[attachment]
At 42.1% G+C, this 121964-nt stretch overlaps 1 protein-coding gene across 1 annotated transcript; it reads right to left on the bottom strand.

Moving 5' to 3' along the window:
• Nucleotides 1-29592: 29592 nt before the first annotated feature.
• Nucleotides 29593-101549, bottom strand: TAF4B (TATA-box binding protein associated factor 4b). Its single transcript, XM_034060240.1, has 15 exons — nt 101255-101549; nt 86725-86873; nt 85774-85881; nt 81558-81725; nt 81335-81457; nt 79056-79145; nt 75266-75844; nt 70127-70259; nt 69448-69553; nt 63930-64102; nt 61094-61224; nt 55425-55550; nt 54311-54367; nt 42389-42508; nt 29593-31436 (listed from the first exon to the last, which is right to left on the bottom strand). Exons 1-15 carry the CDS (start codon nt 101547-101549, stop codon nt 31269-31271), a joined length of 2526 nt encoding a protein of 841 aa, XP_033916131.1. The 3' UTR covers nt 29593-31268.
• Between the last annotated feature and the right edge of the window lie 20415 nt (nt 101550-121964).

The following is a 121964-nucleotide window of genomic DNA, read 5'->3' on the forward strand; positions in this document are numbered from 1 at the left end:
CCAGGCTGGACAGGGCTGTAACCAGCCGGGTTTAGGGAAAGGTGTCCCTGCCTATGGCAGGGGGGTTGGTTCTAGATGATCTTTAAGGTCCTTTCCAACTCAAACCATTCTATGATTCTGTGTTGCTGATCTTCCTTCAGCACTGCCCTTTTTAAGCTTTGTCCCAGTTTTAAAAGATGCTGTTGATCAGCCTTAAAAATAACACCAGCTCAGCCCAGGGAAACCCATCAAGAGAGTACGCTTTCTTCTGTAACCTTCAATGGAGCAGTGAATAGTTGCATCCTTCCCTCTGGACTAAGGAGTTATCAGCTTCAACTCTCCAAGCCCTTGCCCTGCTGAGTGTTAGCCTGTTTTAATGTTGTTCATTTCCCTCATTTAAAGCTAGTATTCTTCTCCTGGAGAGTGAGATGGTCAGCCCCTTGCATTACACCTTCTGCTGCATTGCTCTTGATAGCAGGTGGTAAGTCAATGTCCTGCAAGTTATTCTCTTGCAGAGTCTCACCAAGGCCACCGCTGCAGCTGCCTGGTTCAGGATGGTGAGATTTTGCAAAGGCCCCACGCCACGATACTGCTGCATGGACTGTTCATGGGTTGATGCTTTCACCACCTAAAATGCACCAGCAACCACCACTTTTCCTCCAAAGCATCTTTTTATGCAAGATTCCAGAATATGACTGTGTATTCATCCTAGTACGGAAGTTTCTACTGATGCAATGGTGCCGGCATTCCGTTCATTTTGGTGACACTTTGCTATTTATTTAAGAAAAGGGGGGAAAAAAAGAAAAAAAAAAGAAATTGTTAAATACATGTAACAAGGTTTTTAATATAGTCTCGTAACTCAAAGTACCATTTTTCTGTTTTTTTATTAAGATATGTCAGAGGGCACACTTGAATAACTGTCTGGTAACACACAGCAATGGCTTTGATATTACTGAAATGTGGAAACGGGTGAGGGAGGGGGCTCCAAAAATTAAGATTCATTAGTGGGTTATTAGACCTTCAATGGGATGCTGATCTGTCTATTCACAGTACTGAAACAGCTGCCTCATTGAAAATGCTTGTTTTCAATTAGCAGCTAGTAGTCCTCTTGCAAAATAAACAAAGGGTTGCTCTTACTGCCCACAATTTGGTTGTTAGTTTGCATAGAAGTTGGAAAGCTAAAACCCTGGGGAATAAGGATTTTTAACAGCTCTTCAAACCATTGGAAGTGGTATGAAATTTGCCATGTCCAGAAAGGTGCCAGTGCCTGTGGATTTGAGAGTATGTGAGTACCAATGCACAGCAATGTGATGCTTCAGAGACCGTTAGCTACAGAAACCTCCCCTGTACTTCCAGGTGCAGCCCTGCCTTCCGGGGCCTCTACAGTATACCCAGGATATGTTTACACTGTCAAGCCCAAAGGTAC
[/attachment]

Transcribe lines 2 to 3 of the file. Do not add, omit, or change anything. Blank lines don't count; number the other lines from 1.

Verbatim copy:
Moving 5' to 3' along the window:
• Nucleotides 1-29592: 29592 nt before the first annotated feature.